A candidate assigned to Delta Company, Officer Candidates Class-221, breaks the surface of the murky water of ‘The Quigley’ at Brown Field, Marine Corps Base Quantico, Virginia, on March 15, 2016. The mission of Officer Candidates School (OCS) is to “educate and train officer candidates in Marine Corps knowledge and skills within a controlled, challenging, and chaotic environment in order to evaluate and screen individuals for the leadership, moral, mental, and physical qualities required for commissioning as a Marine Corps officer.”
Seaman Anthony Fritz conducts firefighting training aboard the Coast Guard Cutter Albacore in Bristol Bay, Rhode Island, Tuesday, Nov. 23, 2015. The Albacore is an 87-foot cutter home ported in New London, Connecticut.
Two MH-65 Dolphin helicopter crews from Coast Guard Air Station Barbers Point conduct a practice formation flight around the Island of Oahu, March 4, 2016. The Dolphin aircrews along with an HC-130 Hercules aircrew practice proficiency with multiple aircraft flying at once.
President-elect Donald Trump and Vice President-elect Mike Pence took part in a wreath-laying ceremony at Arlington National Cemetery Thursday afternoon.
The ceremony took just under 13 minutes, according to video of the event available at CSPAN.org. Neither the president-elect nor vice-president elect chose to speak at the event.
According to a report by Bloomberg, the ceremony is one of the first of the series of events that will culminate in Trump and Pence taking their oaths of office on the West Front of the Capitol Building on Jan. 20.
A 2013 report by EverythingLubbock.com notes that President Barack Obama and Vice President Joe Biden took part in a similar ceremony on Jan. 20, a day prior to their second public inauguration, and C-SPAN.org has video of Obama and Biden taking part in a 2009 ceremony prior to taking office on Jan. 18 of that year. The ceremony honors military personnel who have “served and sacrificed” according to EverythingLubbock.com.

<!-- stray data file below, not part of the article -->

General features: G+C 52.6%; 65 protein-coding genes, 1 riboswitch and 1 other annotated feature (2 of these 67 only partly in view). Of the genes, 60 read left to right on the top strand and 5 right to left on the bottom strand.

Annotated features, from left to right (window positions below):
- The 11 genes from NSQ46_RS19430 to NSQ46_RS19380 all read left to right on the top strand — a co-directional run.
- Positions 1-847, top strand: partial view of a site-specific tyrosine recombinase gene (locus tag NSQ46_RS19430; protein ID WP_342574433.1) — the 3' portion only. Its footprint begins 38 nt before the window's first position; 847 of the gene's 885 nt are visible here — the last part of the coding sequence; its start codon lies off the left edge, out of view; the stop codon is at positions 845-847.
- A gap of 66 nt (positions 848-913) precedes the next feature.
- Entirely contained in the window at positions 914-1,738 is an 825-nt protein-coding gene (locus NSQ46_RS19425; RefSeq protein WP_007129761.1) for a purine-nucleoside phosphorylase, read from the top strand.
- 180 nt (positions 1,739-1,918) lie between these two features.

The ceremony takes place at the Tomb of the Unknowns. According to the website of Arlington National Cemetery, the Tomb was first built to honor an unknown serviceman who fell during World War I. It was dedicated on Armistice Day, 1921 (Nov. 11, now Veterans Day).
In 1958, unknown soldiers from World War II and the Korean War were interred on May 30. On May 28, 1984, the Vietnam Unknown was interred. According to homeofheroes.com, all four Unknowns were awarded the Medal of Honor. An official Army website notes that unknown Belgian, British, French, Italian, and Rumanian soldiers from World War I were also awarded the Medal of Honor.
In 1998, the Vietnam Unknown was exhumed. DNA testing later identified him as Air Force 1st Lt. Michael Joseph Blassie. CNN reported that Blassie was returned to his family and buried at the Jefferson Barracks National Cemetery.
Corpsmen and medics carry a mobile emergency room strapped to their backs along with their weapon systems — and it gets heavy. After going through months of intense medical training they can probably apply a wet tourniquet in the pitch black with one hand while under enemy fire.
Truth is, they can’t be everywhere at every moment. Make no mistake, if the medical staff could take care of everybody and send them home in one piece, they would.
During a mass casualty, “Doc” is outnumbered by the number of people he or she needs to care for. Being able to render care swiftly and take them to medical in a blink of an eye would save time and resources.
Last year, the world began waging a war against a new enemy: COVID-19. As the threat emerged and casualties mounted, the year 2020 brought changes in the way people conduct business, accomplish personal tasks, pursue education, and celebrate milestones. The pandemic also highlighted the mandate for a different type of leader: one who shares information transparently while taking appropriate measures to mitigate risk and – crucially – recognizing the importance of a more personal and human approach to communication.
Captain David Baird, USN, Commanding Officer of Naval Station (NAVSTA) Rota, Spain, has been that leader. Baird and his leadership team developed and executed a plan to keep members of the NAVSTA Rota community safe, healthy and mission-ready. A central tenet of that plan was, in Baird’s words, “calm, compassionate, clear and factual communication.”
His strategy has been successful.
Since the start of the pandemic, the number of COVID-19 cases within the NAVSTA Rota community has remained low and relatively isolated. Meanwhile, the atmosphere on the base has been calm, and compliance with recommended public health measures has been high. Baird’s success navigating a public health crisis while fighting this new enemy, Covid-19, is a case study in effective leadership.
Preparing to Battle a New Kind of Threat